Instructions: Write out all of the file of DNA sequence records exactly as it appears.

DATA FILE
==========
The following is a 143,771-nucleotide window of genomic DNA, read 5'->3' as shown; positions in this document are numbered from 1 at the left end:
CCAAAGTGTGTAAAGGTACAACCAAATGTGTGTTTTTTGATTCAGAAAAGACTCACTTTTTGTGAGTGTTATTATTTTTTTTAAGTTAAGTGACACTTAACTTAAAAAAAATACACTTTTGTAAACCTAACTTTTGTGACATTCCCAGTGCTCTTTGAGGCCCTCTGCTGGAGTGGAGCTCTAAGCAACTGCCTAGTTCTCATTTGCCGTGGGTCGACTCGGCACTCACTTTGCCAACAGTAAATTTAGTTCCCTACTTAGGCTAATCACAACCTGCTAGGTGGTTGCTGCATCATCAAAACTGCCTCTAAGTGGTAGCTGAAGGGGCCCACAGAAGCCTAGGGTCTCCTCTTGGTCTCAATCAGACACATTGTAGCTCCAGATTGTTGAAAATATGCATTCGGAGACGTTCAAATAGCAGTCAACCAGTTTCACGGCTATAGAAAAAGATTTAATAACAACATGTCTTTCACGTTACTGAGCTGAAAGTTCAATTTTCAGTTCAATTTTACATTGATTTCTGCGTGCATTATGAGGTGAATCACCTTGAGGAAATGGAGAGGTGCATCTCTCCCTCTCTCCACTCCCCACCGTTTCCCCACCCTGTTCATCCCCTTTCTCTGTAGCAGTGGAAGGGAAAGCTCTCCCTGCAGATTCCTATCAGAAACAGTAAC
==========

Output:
The following is a 143,771-nucleotide window of genomic DNA, read 5'->3' as shown; positions in this document are numbered from 1 at the left end:
CCAAAGTGTGTAAAGGTACAACCAAATGTGTGTTTTTTGATTCAGAAAAGACTCACTTTTTGTGAGTGTTATTATTTTTTTTAAGTTAAGTGACACTTAACTTAAAAAAAATACACTTTTGTAAACCTAACTTTTGTGACATTCCCAGTGCTCTTTGAGGCCCTCTGCTGGAGTGGAGCTCTAAGCAACTGCCTAGTTCTCATTTGCCGTGGGTCGACTCGGCACTCACTTTGCCAACAGTAAATTTAGTTCCCTACTTAGGCTAATCACAACCTGCTAGGTGGTTGCTGCATCATCAAAACTGCCTCTAAGTGGTAGCTGAAGGGGCCCACAGAAGCCTAGGGTCTCCTCTTGGTCTCAATCAGACACATTGTAGCTCCAGATTGTTGAAAATATGCATTCGGAGACGTTCAAATAGCAGTCAACCAGTTTCACGGCTATAGAAAAAGATTTAATAACAACATGTCTTTCACGTTACTGAGCTGAAAGTTCAATTTTCAGTTCAATTTTACATTGATTTCTGCGTGCATTATGAGGTGAATCACCTTGAGGAAATGGAGAGGTGCATCTCTCCCTCTCTCCACTCCCCACCGTTTCCCCACCCTGTTCATCCCCTTTCTCTGTAGCAGTGGAAGGGAAAGCTCTCCCTGCAGATTCCTATCAGAAACAGTAAC